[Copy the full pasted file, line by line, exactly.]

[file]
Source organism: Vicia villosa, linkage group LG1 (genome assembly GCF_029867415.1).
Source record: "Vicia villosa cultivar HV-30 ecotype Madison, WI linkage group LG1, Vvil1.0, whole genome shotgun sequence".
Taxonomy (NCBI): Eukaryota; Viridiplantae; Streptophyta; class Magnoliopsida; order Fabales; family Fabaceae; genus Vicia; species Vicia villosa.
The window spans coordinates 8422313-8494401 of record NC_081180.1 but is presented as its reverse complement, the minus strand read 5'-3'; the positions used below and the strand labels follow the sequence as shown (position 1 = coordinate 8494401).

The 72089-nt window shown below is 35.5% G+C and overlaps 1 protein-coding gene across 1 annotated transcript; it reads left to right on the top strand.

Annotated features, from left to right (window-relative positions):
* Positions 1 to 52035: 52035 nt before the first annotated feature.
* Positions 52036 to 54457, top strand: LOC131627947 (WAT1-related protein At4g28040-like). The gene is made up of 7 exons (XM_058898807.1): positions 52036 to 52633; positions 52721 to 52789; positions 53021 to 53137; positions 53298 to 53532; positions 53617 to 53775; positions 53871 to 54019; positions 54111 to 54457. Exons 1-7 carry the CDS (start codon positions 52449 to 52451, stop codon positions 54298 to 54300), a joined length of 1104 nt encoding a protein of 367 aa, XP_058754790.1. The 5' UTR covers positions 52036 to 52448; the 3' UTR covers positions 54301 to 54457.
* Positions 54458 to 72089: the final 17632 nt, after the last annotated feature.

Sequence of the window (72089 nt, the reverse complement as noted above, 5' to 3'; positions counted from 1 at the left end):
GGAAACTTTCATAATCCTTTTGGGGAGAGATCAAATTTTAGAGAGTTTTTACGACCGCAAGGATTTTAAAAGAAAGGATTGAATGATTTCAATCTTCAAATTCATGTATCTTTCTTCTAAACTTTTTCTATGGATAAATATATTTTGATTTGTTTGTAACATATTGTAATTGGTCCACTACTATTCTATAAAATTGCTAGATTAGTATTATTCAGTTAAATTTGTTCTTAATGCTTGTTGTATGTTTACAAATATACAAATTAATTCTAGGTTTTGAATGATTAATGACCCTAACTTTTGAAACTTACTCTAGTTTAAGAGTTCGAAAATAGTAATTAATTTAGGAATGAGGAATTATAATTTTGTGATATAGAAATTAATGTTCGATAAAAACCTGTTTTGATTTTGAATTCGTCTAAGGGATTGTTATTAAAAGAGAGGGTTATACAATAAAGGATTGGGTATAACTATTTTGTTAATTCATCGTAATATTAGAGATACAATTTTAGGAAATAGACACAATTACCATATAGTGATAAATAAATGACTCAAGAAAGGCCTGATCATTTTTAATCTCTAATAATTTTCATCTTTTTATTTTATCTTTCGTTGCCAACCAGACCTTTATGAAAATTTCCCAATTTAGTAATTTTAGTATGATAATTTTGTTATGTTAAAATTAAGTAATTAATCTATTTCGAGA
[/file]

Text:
Source organism: Vicia villosa, linkage group LG1 (genome assembly GCF_029867415.1).
Source record: "Vicia villosa cultivar HV-30 ecotype Madison, WI linkage group LG1, Vvil1.0, whole genome shotgun sequence".
Taxonomy (NCBI): Eukaryota; Viridiplantae; Streptophyta; class Magnoliopsida; order Fabales; family Fabaceae; genus Vicia; species Vicia villosa.
The window spans coordinates 8422313-8494401 of record NC_081180.1 but is presented as its reverse complement, the minus strand read 5'-3'; the positions used below and the strand labels follow the sequence as shown (position 1 = coordinate 8494401).

The 72089-nt window shown below is 35.5% G+C and overlaps 1 protein-coding gene across 1 annotated transcript; it reads left to right on the top strand.

Annotated features, from left to right (window-relative positions):
* Positions 1 to 52035: 52035 nt before the first annotated feature.
* Positions 52036 to 54457, top strand: LOC131627947 (WAT1-related protein At4g28040-like). The gene is made up of 7 exons (XM_058898807.1): positions 52036 to 52633; positions 52721 to 52789; positions 53021 to 53137; positions 53298 to 53532; positions 53617 to 53775; positions 53871 to 54019; positions 54111 to 54457. Exons 1-7 carry the CDS (start codon positions 52449 to 52451, stop codon positions 54298 to 54300), a joined length of 1104 nt encoding a protein of 367 aa, XP_058754790.1. The 5' UTR covers positions 52036 to 52448; the 3' UTR covers positions 54301 to 54457.
* Positions 54458 to 72089: the final 17632 nt, after the last annotated feature.

Sequence of the window (72089 nt, the reverse complement as noted above, 5' to 3'; positions counted from 1 at the left end):
GGAAACTTTCATAATCCTTTTGGGGAGAGATCAAATTTTAGAGAGTTTTTACGACCGCAAGGATTTTAAAAGAAAGGATTGAATGATTTCAATCTTCAAATTCATGTATCTTTCTTCTAAACTTTTTCTATGGATAAATATATTTTGATTTGTTTGTAACATATTGTAATTGGTCCACTACTATTCTATAAAATTGCTAGATTAGTATTATTCAGTTAAATTTGTTCTTAATGCTTGTTGTATGTTTACAAATATACAAATTAATTCTAGGTTTTGAATGATTAATGACCCTAACTTTTGAAACTTACTCTAGTTTAAGAGTTCGAAAATAGTAATTAATTTAGGAATGAGGAATTATAATTTTGTGATATAGAAATTAATGTTCGATAAAAACCTGTTTTGATTTTGAATTCGTCTAAGGGATTGTTATTAAAAGAGAGGGTTATACAATAAAGGATTGGGTATAACTATTTTGTTAATTCATCGTAATATTAGAGATACAATTTTAGGAAATAGACACAATTACCATATAGTGATAAATAAATGACTCAAGAAAGGCCTGATCATTTTTAATCTCTAATAATTTTCATCTTTTTATTTTATCTTTCGTTGCCAACCAGACCTTTATGAAAATTTCCCAATTTAGTAATTTTAGTATGATAATTTTGTTATGTTAAAATTAAGTAATTAATCTATTTCGAGA